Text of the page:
Joined shapes show contrasting light reflections regardless of mode and render engine

Hello, everyone

I noticed yesterday whenever I join a UV sphere and a cylinder to create a bottle-like model, the light reflected off the top round surface and the side face are in stark contrast — be it in solid mode, rendered mode using Eevee or Cycles:

I’m using Blender 2.91.0 on a top-range MacBook Pro 2020 with a system memory of 64 GB. So far, I made sure all of the unnecessary vertices were removed and Merge by Distance was applied to the mesh data of the object.

Please someone help me work out how the light reflection can be improved to appear more natural.

Thanks for reading!

What are your normals looking like? Go in the viewport overlays drop down and click face orientation.

Hello. Here’s a snapshot of the face orientation:

I see the problem. Make sure both objects have the same amount of vertices connecting the two, otherwise there won’t be a smooth transition.

I agree with Rhen, looks like a drastic difference in mesh density between the cylinder and sphere. You’re also making the resolution way higher than you need to for any sort of render. Even for a hyper realistic, high resolution end goal, you should use subdivision surface modifier with a “manageable resolution” if not a “low resolution,” also low resolution is relative and basically when people say “low resolution” with subdivision they’re just saying you have a manageable cage for the subdivision modifier, not that you’re making a low resolution model ultimately.

Is there a specific reason you’re trying to do this operation via joining a sphere to a cylinder?
I would recommend:
Shift + A, add a sphere

On the Add UV Sphere box at the bottom left, click to expand, adjust segments/rings as needed. Consider leaving it around 32 segments as opposed to something like 128 which I would consider too high for starting off a sphere mesh in most cases,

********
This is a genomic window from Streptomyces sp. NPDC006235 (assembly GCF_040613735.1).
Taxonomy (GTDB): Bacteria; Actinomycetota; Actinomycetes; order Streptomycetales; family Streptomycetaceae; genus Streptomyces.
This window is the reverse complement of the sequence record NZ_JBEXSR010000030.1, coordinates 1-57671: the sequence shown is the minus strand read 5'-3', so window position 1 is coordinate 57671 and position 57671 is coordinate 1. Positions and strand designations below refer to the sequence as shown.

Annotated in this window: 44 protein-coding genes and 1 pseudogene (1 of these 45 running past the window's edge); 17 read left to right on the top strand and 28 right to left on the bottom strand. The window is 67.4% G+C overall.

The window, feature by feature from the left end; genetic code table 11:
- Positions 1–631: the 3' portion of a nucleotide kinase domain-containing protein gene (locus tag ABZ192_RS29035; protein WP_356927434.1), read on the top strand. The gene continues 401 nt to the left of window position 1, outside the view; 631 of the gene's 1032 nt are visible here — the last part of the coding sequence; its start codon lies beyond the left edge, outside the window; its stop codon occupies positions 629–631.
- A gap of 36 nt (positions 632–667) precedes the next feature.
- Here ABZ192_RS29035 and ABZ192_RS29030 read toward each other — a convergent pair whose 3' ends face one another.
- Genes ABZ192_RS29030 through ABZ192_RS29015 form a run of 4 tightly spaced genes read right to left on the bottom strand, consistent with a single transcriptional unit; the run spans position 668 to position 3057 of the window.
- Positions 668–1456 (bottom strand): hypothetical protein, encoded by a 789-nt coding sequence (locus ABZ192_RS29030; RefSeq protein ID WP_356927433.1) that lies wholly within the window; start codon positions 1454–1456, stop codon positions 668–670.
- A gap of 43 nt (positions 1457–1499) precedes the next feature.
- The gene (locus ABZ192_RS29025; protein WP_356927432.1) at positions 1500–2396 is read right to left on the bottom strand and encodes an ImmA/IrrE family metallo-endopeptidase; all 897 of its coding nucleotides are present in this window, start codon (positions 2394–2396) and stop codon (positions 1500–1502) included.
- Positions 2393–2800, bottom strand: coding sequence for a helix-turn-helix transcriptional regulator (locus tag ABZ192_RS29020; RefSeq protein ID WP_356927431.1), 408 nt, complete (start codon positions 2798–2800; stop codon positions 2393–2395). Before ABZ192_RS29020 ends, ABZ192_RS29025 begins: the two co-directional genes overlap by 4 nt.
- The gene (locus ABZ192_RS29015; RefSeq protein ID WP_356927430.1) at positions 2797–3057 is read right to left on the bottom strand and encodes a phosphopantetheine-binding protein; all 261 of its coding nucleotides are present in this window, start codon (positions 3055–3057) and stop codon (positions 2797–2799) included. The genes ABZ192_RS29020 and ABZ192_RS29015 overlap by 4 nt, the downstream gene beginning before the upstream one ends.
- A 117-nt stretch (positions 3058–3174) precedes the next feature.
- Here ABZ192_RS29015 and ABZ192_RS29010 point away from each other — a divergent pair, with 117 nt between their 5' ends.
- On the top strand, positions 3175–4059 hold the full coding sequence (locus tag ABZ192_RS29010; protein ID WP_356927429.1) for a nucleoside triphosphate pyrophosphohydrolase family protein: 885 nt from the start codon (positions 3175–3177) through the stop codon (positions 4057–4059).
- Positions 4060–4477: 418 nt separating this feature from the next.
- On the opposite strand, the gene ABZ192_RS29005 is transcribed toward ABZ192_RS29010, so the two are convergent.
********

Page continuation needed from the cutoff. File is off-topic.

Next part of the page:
Tab to enter edit mode.

Press 1 numpad to go to front view, toggle 5 until top left says front ortho
or use backslash \a
Press A or alt+A to deselect if you’ve accidentally selected anything.
B to box select bottom half

X for shortcut to delete, delete vertices.

B to box select some top nub, E to extrude:

G to translate, Z to constrain that move to Z axis–if you didn’t move it up while extruding (right click to cancel movement while extruding):

Of the highlighted verts, scale with S, constraint to Z axis, select 0 to make flat if you want a flat bottle, or just scale it down to flatten a little:

Expand selection with Ctrl and Numpad +, then S to Scale, Shift Z to scale on all axes except Z:

(not that you have to do that, just an idea)

Alt Rightclick, or Alt leftclick to select edge loop (latter is for plebeians with more typical default settings):

E to extrude, right click to cancel movement. G to translate, Z to move down. Or you could move it down while extruding.

Select all, S to scale shift z to scale on all axes except Z axis to make it more of a narrow tube (middle in below pic) or scale the entire thing down and then alt click select the bottom ring and translate it down to make it more tubular without “dehemisphering” the top of the bottle.

Significantly more geometry used than needed. To demonstrate how powerful subdivision is:

No subd:

Subd with the right of the two bottles having a mean crease (shortcut: shift + E, drag mouse to right and click to finalize) on the two edge loops near top.

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Thanks for the advice. I removed the vertices making up the bottom half of the UV sphere after joining that with the cylinder and think I should have done the other way round.

The reason I opted to join the shape was to apply Boolean separately to the top portion and the cylindrical body. I had previously experimented with the number of vertices time again and found out that if it is not set more than 128 or so, I ended up with a cylinder with rather angular perimeters especially when zooming in on it.

The root cause of the problem as you pointed out for me was probably the vertices of a single object were not extruded to construct the final shape.